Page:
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Rosa Luxemburg and the democratic road to socialist revolution 

Rosa Luxemburg was a Polish revolutionary who became a leader of the militant, revolutionary wing of German Social Democracy. She is well known for writing criticisms of Bolshevik organization and policy. John Marot argues that Luxemburg’s ideas developed quickly in light of the German Revolution—and began to converge with Lenin’s views of soviet democracy in the months just before her murder. This essay is written in memory of Loren Goldner.

Introduction: The unknown Rosa Luxemburg

Luxemburg’s Complete Works in English (from Verso Books) will number 17 volumes, each approximately 600 pages. Anglophone socialist militants, young and old, are likely to be familiar with only a few hundred pages constituted by four, landmark essays: Reform or Revolution? (1899), a critique of reformism; Organizational Problems of Russian Social Democracy (1904), a critique of Lenin’s ostensible Blanquism;1 The Mass Strike, the Political Party, and the Trade Unions (1906), her masterly study of the universal features of any workers’ revolution, whether in autocracies or republics, using the 1905 Russian Revolution as an illustration; and, finally, in the present volume under consideration (vol. 5), the draft of her well-known, wide-ranging and oft-cited, On the Russian Revolution, written in prison. Luxemburg composed this unfinished, 32-page manuscript in the summer of 1918. It was published posthumously, in 1922.

Whose Luxemburg?

For the past century, many on the Left have taken the Russian Revolution to be Luxemburg’s final and irrevocable verdict: Bolshevism was incompatible with Marx’s dictum that the emancipation of the working class can only be the work of the working class, not that of a “dictatorial” party. By dissolving, in January 1918, the Constituent Assembly elected on the basis of universal, equal, and direct suffrage, Lenin’s partisans “helped create precedents and preconditions for what became known as Stalinism,” as the volume’s editors state—nothing less (xxxviii).

This thumbnail characterization of Bolshevism, and the attendant teleology, is not the exclusive preserve of the Left. Bourgeois liberals, conservatives and reactionaries also subscribe to it. But this approach, where Stalin’s dictatorship appears largely as Lenin’s “dictatorship” multiplied tenfold, so to speak, unwittingly negates, or at the very least obscures, the opposition between the two dictatorships with respect to their objectives: Lenin’s “dictatorship” repressed counter-revolution against the democratic October Revolution—enter the Red Terror. Stalin’s dictatorship mobilized counter-revolution against the October Revolution—through the Five-Year Plans and forced collectivization. Lenin’s majoritarian “terror” sought to preserve the October Revolution; Stalin’s minoritarian terror destroyed it.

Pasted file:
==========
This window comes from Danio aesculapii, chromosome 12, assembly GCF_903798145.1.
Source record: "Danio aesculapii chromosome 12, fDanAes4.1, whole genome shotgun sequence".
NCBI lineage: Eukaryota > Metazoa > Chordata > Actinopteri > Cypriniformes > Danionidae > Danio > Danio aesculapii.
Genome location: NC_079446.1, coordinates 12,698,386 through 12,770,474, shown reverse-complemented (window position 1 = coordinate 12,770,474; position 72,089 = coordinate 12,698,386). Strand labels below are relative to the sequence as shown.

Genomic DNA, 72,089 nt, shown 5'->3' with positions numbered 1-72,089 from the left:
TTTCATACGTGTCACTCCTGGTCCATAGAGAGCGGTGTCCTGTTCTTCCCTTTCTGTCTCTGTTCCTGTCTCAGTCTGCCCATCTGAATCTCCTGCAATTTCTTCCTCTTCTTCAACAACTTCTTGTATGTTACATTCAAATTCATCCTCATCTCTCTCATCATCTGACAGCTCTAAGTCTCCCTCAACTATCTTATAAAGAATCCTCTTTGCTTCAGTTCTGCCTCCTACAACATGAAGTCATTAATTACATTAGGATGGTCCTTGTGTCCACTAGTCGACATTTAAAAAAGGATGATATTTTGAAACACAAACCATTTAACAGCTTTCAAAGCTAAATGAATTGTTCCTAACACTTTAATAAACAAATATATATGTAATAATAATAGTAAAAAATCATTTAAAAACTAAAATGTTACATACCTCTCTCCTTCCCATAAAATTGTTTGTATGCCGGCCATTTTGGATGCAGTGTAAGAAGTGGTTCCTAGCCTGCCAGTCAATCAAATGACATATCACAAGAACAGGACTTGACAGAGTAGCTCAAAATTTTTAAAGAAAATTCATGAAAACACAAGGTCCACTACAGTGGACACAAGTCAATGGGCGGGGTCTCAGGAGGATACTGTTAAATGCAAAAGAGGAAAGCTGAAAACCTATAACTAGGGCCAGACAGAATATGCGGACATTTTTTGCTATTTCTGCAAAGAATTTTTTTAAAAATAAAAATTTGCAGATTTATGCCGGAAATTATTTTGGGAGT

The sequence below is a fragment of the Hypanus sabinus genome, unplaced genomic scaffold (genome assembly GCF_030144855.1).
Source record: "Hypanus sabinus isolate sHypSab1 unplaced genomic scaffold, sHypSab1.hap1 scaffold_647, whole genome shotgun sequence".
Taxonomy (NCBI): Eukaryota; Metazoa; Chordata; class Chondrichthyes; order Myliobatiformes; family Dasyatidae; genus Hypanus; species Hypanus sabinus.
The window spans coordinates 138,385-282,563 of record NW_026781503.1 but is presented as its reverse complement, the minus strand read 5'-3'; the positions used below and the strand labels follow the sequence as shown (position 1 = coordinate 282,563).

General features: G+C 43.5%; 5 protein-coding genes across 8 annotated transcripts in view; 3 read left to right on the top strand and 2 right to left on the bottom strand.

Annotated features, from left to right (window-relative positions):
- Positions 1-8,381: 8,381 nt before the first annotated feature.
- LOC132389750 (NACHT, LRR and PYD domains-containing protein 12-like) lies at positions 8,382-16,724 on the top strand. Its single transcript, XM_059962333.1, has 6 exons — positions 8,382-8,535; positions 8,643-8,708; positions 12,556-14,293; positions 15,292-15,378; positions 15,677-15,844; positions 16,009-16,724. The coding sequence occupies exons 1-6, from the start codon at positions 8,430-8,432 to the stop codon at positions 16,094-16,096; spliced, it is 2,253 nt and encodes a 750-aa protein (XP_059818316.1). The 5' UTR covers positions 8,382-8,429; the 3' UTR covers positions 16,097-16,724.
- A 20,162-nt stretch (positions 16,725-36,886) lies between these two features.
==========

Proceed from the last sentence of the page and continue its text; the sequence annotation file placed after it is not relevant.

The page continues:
Black and white head-and-shoulders portrait of a woman, dressed in a white blouse, in three-quarter profile.
Rosa Luxemburg in 1905. The creator of the image is unknown. Circulated by Verso.

In any event, whatever the critic’s political ideology, many take Luxemburg’s judgment on circumstantial and, therefore, transient aspects of Bolshevik policies of 1918-1919—repression and terror—to characterize “Leninist” politics per se, then and forever. But this approach to Luxemburg muddies the waters because it does not fully engage with the febrile, dynamic, and multi-dimensional character of her thinking.

Upon her liberation on November 7, 1918, Luxemburg wrote a series of articles and essays—around 130 pages—re-evaluating long-held notions concerning the state, democracy, parliament, repression and terror. Most were published in Die Rote Fahne (The Red Flag), the newspaper of the Spartacists2 and, later, official organ of the KPD, founded in late December 1918.

In these newly translated documents, composed in the last 64 days of her life, Luxemburg learned much and understood still more. Though she never read Lenin’s State and Revolution, she staked out positions very close to the Bolshevik chief. Lenin insisted on the democratic advantages of soviet democracy over bourgeois democracy, developing a new theory of state and revolution that incorporated older, social democratic notions of state, democracy and freedom into a superior synthesis.

This excursion into history is politically relevant today. Those on the Left campaigning to “rehabilitate” Kautskyism3 and the democratic parliamentary road to socialism look askance at anything in Luxemburg’s political writings that might imply a defense of Bolshevism, of a democratic, soviet road to socialism.

Through a glass darkly: Luxemburg’s prison writings on the Russian Revolution